On-demand bike company Ofo cites the city’s “restrictive regulations” that bicycles lock to a stationary object as its reason for pulling out.
Chicago started a six-month pilot program on May 1 on the Far South Side which allows riders to locate and unlock bikes through an app, instead of at designated stations like those offered by bike-sharing company Divvy.
The city’s program required that starting July 1, all bikes in the program must have the ability to lock to a stationary object like a bike rack after use. This is a requirement unique to Chicago, and imposed because the city wanted to avoid the problem of dockless bikes left in piles or cluttering sidewalks, which has happened in other cities.
Ofo bikes lack “lock-to” technology and can be parked anywhere using a wheel lock. The city modified its permit terms on June 29, allowing Ofo and LimeBike, which also uses wheel locks, to continue operating 50 bikes each in the program. But the companies were not allowed to add more bikes without the “lock-to” technology. Vendors with lock-to technology can have up to 350 bikes each.
“It’s been a pleasure serving the Far South Side over the past two months, but unfortunately the city’s restrictive regulations have made it impossible for us to continue providing our more accessible and convenient transit option,” said Jordan Levine, a spokesman for Ofo, in an email. “We will continue to work with city officials and hope to one day again offer affordable mobility solutions to everyone across Chicago.”
Both Ofo and LimeBike had hoped to change the city’s mind about the locking requirement by July 1. Zagster’s Pace, and Uber’s Jump bikes, which can be locked to fixed objects, plan to have a total of 600 bikes between them. LimeBike remains with the city program, with 50 bikes.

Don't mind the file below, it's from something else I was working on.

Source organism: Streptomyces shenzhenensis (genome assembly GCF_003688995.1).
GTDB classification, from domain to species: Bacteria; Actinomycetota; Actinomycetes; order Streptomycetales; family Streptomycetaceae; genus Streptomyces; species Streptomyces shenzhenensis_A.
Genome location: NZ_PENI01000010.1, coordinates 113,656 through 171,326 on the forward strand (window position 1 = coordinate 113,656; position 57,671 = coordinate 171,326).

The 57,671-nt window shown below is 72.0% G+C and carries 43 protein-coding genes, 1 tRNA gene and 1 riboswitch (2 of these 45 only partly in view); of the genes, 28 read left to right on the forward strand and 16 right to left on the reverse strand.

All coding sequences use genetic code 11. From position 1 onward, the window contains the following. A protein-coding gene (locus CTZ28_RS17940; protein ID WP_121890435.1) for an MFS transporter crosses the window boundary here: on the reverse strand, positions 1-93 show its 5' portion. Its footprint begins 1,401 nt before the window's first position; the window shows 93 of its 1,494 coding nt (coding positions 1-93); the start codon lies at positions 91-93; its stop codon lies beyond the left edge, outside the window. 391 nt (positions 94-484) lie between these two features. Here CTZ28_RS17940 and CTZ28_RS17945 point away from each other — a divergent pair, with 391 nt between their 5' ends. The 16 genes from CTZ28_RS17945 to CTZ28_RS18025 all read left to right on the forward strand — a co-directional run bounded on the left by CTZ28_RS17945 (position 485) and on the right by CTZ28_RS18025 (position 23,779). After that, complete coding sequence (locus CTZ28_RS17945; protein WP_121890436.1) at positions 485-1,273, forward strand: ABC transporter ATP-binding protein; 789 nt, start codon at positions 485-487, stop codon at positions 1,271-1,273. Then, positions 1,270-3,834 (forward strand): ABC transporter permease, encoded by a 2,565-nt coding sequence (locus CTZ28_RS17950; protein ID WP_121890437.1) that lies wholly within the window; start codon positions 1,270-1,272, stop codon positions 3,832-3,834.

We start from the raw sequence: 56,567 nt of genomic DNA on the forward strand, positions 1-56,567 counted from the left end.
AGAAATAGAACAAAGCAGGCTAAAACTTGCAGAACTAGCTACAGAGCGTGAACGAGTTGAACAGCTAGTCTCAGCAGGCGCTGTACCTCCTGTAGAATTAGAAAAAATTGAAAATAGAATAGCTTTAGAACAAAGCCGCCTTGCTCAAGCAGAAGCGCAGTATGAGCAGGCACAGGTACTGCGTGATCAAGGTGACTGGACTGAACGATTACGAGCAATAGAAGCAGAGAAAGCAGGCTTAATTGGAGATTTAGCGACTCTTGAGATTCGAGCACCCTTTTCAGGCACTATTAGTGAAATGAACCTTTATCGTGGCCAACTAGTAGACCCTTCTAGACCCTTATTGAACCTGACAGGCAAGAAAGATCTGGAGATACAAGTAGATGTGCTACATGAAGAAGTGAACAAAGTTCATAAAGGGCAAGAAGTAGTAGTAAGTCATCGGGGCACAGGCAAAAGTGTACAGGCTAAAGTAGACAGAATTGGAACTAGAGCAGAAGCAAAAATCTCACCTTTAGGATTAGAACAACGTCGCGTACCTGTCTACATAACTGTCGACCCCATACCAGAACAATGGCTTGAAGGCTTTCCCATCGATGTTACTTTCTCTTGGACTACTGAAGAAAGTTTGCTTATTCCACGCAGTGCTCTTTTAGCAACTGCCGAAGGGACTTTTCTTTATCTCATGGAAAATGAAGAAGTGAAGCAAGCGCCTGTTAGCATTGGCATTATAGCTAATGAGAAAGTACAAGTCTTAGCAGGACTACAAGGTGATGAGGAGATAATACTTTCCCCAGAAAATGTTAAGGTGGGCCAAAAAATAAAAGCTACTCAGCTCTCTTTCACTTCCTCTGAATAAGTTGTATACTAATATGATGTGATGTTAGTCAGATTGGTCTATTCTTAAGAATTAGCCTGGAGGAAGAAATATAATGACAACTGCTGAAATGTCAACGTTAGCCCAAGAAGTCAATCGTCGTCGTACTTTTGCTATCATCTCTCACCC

The Active Transportation Alliance, a group which advocates for pedestrians, bicyclists and transit users, sent a letter to city officials on Monday asking for changes to the dockless program, including either increasing the cap for wheel-lock bikes, or eliminating the lock-to requirement.
“We need to see more bikes on the ground and more companies participating and more people riding dockless bikes,” said Kyle Whitehead, managing director of public affairs for the alliance.
The letters also asks that the city and vendors provide available data on bike sharing, including ridership, where bikes are being parked and where they are being used. The letter said residents have “raised concerns about vendors not meeting requirements to spread bikes across the service area.”
The dockless program was intended to fill a hole in the availability of shared bikes, as Divvy has no bike stations south of 87th Street. With the current number of vendors, the program will have just 650 bikes for the area bordered by 79th Street on the north, 138th Street on the south, the Skyway on the east and Pulaski Road on the west.
Ofo, which bills itself as the first and largest dockless bike-sharing program in the world, argues that “lock-to” bikes can still block the right of way, which creates new clutter issues.
A representative for the city’s Department of Transportation did not respond to a request for comment.
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